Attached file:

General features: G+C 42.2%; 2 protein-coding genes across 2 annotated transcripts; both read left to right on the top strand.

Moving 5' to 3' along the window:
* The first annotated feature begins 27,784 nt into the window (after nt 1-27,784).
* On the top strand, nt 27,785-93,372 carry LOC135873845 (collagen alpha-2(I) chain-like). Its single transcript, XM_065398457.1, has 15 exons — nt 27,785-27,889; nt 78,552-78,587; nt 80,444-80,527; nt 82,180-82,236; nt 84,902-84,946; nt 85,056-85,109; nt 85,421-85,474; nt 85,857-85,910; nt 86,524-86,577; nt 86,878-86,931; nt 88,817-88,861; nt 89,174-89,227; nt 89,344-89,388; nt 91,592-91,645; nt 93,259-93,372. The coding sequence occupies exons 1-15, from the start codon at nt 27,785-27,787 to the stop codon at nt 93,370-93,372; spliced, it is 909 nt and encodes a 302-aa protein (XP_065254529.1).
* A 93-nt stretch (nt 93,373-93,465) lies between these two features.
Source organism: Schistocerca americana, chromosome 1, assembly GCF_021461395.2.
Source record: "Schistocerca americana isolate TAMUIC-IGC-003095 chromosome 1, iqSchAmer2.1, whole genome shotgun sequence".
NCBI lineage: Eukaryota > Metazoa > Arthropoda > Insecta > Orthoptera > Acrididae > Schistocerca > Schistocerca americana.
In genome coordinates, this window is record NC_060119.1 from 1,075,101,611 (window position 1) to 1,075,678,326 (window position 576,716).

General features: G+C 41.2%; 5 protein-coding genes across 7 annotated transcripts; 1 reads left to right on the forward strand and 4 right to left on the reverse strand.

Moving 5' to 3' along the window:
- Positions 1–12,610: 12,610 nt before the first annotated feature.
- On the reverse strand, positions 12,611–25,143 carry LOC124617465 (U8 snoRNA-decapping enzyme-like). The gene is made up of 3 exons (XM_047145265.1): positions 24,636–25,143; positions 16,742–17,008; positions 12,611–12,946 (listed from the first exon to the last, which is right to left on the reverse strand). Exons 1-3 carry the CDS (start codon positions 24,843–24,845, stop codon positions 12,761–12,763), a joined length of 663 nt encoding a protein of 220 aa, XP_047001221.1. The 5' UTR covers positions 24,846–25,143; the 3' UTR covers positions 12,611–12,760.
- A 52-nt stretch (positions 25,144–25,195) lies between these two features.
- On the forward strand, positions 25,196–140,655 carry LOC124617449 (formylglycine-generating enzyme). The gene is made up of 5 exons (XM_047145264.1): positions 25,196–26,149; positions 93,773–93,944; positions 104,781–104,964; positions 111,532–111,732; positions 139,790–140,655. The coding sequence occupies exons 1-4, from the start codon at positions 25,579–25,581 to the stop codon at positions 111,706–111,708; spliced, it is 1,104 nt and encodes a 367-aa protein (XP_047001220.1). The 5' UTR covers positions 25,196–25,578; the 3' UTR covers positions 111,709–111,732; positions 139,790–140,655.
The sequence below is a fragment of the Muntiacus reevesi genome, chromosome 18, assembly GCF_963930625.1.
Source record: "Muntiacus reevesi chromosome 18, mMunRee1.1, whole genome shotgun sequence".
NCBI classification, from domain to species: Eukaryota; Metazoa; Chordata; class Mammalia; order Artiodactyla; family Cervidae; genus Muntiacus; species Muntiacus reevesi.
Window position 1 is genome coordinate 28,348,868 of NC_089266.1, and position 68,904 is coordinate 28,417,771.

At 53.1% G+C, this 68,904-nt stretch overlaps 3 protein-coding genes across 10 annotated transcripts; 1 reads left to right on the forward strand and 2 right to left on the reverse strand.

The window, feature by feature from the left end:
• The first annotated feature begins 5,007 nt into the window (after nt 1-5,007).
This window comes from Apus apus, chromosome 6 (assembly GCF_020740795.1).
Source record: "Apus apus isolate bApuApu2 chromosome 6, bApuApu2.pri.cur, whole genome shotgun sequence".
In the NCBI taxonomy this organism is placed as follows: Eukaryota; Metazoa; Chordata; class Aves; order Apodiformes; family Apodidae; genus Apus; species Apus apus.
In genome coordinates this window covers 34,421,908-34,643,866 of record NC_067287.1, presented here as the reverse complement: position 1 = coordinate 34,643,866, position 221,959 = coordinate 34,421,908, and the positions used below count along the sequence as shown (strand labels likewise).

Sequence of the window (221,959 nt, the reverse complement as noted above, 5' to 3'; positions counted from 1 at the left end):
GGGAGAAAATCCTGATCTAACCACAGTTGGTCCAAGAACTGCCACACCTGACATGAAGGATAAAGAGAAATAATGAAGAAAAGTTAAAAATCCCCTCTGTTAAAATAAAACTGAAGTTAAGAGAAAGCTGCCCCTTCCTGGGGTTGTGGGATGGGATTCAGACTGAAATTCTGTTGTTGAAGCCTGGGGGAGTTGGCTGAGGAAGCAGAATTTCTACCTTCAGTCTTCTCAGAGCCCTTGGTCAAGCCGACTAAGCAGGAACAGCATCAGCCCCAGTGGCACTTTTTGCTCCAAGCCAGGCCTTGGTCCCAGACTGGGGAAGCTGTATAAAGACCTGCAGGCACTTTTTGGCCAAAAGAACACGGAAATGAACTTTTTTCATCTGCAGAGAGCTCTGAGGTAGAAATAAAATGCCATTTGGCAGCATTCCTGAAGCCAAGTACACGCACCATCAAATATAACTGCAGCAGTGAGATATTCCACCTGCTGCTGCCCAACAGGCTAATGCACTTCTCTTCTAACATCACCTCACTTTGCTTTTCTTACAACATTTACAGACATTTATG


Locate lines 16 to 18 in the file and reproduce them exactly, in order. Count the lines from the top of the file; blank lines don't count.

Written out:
The sequence below is a fragment of the Muntiacus reevesi genome, chromosome 18, assembly GCF_963930625.1.
Source record: "Muntiacus reevesi chromosome 18, mMunRee1.1, whole genome shotgun sequence".
NCBI classification, from domain to species: Eukaryota; Metazoa; Chordata; class Mammalia; order Artiodactyla; family Cervidae; genus Muntiacus; species Muntiacus reevesi.